Framework for happiness
The more one obsesses over happiness the less happy one tends to be. I used to think monks knew it better. I used to see people go to the therapist and I wouldn’t understand why you would go get frameworks for the mind when you could read them in books and perform human experiences and see how the brain reacts. I am 200% in favour of therapy. I have been to therapy myself and I understand how it can help. But books? Oh, books. Once one falls in love with words that have been written with so much love and dedication, one cannot stop. It’s called respect for ignorance. I worship ignorance.
I used to think monks knew it better, so peaceful and serene. That they had all the answers. After meeting so many of them, I can say if you have reached some level of enlightenment (let’s say you have reached Moksha, which is not pure enlightenment since you can still pretty much fall back again into worldly temptations) one can see more clearly. They can see what we cannot see, which is expansion. Most of us have a tunnel vision of reality, with all it conveys. I tried to cross the bridge and looked at both sides. On one side I have seen light, the purest of all. Some people call it spirituality. On the other side, I see careers. I see intellectual growth, community and anxiety.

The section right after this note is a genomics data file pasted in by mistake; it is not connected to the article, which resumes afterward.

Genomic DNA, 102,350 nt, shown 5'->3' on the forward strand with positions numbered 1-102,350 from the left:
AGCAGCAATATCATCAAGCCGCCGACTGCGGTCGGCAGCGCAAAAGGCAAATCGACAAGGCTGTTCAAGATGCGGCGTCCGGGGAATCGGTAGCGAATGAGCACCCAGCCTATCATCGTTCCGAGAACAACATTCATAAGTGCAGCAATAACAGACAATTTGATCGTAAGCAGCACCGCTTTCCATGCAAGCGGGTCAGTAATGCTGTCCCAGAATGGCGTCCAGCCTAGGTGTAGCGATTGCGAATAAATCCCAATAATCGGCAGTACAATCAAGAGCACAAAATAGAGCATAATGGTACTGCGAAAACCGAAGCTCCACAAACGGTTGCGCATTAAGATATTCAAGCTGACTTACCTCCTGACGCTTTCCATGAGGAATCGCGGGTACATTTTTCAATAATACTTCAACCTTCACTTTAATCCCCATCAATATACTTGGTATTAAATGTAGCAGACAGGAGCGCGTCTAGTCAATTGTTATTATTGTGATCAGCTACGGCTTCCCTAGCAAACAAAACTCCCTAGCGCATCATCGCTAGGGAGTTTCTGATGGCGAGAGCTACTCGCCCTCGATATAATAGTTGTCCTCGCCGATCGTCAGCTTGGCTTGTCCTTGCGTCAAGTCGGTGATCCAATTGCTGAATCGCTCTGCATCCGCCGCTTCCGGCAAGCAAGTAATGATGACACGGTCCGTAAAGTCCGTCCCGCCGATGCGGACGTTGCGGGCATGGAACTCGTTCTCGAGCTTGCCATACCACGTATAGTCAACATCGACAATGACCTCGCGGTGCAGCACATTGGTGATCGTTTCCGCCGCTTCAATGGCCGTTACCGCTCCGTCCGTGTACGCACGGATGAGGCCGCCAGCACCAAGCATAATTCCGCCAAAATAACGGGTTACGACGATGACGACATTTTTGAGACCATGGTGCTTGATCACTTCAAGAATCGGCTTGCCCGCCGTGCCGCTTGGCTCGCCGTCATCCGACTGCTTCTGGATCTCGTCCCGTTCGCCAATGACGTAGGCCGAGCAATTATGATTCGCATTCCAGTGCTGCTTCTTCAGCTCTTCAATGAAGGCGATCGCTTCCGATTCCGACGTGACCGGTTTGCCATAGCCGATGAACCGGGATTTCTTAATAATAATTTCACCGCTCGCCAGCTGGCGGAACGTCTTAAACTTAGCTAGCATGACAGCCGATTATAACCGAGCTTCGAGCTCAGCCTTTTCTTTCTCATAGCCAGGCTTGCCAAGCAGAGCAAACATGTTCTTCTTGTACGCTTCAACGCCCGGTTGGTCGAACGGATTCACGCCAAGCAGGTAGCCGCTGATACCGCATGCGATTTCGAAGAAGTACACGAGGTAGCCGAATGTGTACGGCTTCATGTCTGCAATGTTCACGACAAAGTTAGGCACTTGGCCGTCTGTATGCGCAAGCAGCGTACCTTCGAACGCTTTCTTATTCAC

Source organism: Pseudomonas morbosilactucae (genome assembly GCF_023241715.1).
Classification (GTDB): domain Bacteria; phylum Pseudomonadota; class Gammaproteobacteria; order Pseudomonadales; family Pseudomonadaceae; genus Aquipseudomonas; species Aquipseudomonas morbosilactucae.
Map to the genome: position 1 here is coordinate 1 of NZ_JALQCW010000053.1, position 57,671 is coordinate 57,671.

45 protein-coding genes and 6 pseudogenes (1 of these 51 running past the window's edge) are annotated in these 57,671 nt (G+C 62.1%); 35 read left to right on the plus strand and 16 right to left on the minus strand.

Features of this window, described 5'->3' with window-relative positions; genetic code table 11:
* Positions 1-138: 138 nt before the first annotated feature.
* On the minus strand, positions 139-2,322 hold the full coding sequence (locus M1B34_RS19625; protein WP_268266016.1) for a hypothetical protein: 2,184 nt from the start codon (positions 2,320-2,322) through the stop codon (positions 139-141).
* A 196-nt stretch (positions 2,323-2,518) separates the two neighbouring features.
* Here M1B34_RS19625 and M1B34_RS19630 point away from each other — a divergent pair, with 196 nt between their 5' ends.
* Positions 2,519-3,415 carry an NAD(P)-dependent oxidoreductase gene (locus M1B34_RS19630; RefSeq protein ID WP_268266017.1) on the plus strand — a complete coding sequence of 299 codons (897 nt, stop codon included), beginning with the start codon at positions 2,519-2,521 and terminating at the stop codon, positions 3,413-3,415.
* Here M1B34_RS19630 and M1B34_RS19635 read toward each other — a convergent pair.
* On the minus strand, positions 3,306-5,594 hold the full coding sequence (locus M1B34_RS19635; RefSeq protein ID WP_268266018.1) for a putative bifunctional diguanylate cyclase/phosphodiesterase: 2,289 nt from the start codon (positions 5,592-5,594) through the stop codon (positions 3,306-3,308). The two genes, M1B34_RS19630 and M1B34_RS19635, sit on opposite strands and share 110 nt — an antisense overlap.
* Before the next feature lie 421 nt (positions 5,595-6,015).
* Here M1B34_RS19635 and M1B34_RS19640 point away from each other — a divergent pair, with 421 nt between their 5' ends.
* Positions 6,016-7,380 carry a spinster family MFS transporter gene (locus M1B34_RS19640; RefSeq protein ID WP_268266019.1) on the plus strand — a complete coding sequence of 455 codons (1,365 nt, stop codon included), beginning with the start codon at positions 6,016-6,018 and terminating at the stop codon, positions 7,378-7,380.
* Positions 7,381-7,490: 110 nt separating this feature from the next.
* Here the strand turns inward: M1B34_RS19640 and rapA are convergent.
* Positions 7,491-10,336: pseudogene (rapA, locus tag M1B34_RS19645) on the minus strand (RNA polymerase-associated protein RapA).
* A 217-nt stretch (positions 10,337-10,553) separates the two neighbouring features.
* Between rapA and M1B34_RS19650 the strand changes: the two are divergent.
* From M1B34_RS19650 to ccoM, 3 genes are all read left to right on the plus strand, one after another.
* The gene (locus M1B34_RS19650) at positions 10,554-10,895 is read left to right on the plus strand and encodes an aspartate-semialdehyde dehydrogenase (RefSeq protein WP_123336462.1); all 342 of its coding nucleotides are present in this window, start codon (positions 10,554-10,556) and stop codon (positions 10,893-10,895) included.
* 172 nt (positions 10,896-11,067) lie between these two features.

I like to think you can have all, but you also can’t. I like to think balance can be achieved, but most people I admire are the least balanced people I have ever met. Or read about. Instead of balance, they look for focus.
In the end, each and single one of us has an aim, a goal: let’s say it’s a career, relationships, overall contentment or spiritual liberation. In the end, even spirituality happens to be a goal, a direction. Except in this case the more you plan it, the less you get it. The more you want it, the further away from it you get. Buddha used to tell that story of the guy who asked him if he meditates 1 hour a day how long would it take to become enlightened? Buddha said 2 years. What about 2 hours? 5 years. 5 hours? 10 years. The harder he wanted it, the further away the goal became. I wonder how much of this is transferrable to real life.